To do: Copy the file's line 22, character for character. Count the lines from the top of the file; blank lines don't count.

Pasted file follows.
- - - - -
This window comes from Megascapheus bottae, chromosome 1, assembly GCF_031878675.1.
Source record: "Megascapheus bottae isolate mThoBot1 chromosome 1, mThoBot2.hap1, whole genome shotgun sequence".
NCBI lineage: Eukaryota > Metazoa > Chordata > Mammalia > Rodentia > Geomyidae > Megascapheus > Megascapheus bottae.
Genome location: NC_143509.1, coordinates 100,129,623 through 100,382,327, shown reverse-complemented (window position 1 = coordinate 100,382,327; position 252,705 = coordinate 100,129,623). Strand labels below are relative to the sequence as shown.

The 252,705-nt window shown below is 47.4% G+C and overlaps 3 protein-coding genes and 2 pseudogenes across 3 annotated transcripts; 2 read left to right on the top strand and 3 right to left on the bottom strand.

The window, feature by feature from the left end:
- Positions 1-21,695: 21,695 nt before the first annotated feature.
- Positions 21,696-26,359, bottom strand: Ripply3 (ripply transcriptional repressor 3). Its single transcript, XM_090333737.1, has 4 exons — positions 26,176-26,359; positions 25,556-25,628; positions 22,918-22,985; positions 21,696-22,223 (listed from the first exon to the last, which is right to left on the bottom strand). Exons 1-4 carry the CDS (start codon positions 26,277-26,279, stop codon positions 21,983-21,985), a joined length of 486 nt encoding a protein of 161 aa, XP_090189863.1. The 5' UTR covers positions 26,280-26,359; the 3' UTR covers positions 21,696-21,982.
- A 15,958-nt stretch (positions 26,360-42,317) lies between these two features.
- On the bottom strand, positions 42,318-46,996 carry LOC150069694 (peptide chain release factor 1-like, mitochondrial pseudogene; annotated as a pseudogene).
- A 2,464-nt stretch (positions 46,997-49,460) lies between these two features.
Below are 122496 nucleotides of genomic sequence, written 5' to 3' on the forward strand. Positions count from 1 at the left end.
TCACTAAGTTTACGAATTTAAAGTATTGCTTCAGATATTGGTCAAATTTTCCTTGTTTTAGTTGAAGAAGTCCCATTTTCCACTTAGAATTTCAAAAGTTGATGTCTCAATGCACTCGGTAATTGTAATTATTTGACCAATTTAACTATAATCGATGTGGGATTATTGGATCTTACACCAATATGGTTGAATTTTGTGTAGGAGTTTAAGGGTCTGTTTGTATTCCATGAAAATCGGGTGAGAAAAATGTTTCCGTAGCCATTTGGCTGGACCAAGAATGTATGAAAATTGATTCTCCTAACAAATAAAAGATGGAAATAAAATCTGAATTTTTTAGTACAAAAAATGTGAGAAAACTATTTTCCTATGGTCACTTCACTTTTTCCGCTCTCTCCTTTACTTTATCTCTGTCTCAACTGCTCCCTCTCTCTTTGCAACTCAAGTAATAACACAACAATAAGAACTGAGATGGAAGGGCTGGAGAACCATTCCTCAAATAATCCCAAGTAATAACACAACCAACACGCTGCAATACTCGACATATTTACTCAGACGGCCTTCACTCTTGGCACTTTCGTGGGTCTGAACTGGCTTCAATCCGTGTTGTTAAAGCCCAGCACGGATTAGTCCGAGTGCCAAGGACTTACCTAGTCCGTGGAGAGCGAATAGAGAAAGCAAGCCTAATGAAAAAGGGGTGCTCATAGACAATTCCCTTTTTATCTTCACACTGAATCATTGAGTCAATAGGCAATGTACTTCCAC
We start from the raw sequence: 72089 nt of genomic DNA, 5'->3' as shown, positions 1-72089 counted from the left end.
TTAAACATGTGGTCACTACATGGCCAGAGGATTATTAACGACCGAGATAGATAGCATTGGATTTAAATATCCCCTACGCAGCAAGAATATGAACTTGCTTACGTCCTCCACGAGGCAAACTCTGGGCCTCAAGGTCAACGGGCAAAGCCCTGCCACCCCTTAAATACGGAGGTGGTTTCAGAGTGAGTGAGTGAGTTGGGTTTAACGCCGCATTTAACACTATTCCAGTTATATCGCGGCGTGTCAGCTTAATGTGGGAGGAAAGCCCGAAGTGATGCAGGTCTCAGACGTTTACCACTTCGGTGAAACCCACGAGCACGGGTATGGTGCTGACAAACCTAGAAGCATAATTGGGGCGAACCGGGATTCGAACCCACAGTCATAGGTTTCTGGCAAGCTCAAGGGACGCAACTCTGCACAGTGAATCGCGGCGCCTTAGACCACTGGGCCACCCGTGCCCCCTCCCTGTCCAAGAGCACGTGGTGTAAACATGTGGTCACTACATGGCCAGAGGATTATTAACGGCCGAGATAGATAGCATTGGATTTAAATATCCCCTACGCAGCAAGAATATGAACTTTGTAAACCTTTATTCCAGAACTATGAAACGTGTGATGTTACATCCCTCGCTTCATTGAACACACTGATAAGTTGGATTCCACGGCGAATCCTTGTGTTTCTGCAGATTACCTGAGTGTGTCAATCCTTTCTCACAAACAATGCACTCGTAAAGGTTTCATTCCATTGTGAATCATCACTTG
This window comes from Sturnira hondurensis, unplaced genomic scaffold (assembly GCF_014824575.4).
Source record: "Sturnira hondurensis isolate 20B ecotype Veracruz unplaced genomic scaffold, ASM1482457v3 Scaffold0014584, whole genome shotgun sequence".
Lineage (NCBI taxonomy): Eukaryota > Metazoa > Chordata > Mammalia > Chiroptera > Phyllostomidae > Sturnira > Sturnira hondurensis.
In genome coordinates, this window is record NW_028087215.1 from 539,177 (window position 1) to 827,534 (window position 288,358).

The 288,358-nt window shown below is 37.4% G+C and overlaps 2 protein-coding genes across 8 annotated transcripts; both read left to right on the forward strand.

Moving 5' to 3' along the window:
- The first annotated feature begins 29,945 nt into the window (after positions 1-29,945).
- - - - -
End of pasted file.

- The first annotated feature begins 29,945 nt into the window (after positions 1-29,945).